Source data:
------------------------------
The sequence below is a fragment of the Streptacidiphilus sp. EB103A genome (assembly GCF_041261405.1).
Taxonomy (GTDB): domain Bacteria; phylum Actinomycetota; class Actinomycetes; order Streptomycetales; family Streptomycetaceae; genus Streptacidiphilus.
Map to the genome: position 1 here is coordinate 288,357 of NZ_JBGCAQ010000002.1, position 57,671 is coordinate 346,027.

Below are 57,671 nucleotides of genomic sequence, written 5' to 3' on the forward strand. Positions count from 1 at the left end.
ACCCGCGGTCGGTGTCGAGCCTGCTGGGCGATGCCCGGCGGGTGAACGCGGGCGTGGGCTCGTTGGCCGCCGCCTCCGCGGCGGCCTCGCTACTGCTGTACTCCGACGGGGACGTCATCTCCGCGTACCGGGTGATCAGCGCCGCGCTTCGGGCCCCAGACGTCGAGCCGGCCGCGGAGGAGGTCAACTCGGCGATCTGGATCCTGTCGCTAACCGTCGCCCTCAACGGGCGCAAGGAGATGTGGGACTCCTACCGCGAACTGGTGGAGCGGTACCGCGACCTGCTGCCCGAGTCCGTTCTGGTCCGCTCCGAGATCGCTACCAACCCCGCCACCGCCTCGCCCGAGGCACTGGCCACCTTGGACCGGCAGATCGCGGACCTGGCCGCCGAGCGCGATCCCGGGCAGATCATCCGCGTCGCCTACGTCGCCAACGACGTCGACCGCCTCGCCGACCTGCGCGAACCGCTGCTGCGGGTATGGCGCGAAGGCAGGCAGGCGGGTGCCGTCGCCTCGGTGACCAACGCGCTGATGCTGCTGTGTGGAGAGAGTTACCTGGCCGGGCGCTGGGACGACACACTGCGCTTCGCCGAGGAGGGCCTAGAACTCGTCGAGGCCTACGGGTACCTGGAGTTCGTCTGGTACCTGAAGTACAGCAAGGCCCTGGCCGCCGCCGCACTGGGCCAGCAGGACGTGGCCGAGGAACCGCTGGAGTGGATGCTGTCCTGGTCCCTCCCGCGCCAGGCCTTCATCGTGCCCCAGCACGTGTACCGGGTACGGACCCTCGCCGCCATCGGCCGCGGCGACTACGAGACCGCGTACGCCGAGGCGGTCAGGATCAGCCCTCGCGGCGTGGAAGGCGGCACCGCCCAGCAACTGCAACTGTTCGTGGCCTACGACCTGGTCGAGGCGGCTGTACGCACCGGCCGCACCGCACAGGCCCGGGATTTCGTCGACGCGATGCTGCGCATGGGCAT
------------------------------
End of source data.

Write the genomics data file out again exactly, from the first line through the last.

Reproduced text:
The sequence below is a fragment of the Streptacidiphilus sp. EB103A genome (assembly GCF_041261405.1).
Taxonomy (GTDB): domain Bacteria; phylum Actinomycetota; class Actinomycetes; order Streptomycetales; family Streptomycetaceae; genus Streptacidiphilus.
Map to the genome: position 1 here is coordinate 288,357 of NZ_JBGCAQ010000002.1, position 57,671 is coordinate 346,027.

Below are 57,671 nucleotides of genomic sequence, written 5' to 3' on the forward strand. Positions count from 1 at the left end.
ACCCGCGGTCGGTGTCGAGCCTGCTGGGCGATGCCCGGCGGGTGAACGCGGGCGTGGGCTCGTTGGCCGCCGCCTCCGCGGCGGCCTCGCTACTGCTGTACTCCGACGGGGACGTCATCTCCGCGTACCGGGTGATCAGCGCCGCGCTTCGGGCCCCAGACGTCGAGCCGGCCGCGGAGGAGGTCAACTCGGCGATCTGGATCCTGTCGCTAACCGTCGCCCTCAACGGGCGCAAGGAGATGTGGGACTCCTACCGCGAACTGGTGGAGCGGTACCGCGACCTGCTGCCCGAGTCCGTTCTGGTCCGCTCCGAGATCGCTACCAACCCCGCCACCGCCTCGCCCGAGGCACTGGCCACCTTGGACCGGCAGATCGCGGACCTGGCCGCCGAGCGCGATCCCGGGCAGATCATCCGCGTCGCCTACGTCGCCAACGACGTCGACCGCCTCGCCGACCTGCGCGAACCGCTGCTGCGGGTATGGCGCGAAGGCAGGCAGGCGGGTGCCGTCGCCTCGGTGACCAACGCGCTGATGCTGCTGTGTGGAGAGAGTTACCTGGCCGGGCGCTGGGACGACACACTGCGCTTCGCCGAGGAGGGCCTAGAACTCGTCGAGGCCTACGGGTACCTGGAGTTCGTCTGGTACCTGAAGTACAGCAAGGCCCTGGCCGCCGCCGCACTGGGCCAGCAGGACGTGGCCGAGGAACCGCTGGAGTGGATGCTGTCCTGGTCCCTCCCGCGCCAGGCCTTCATCGTGCCCCAGCACGTGTACCGGGTACGGACCCTCGCCGCCATCGGCCGCGGCGACTACGAGACCGCGTACGCCGAGGCGGTCAGGATCAGCCCTCGCGGCGTGGAAGGCGGCACCGCCCAGCAACTGCAACTGTTCGTGGCCTACGACCTGGTCGAGGCGGCTGTACGCACCGGCCGCACCGCACAGGCCCGGGATTTCGTCGACGCGATGCTGCGCATGGGCAT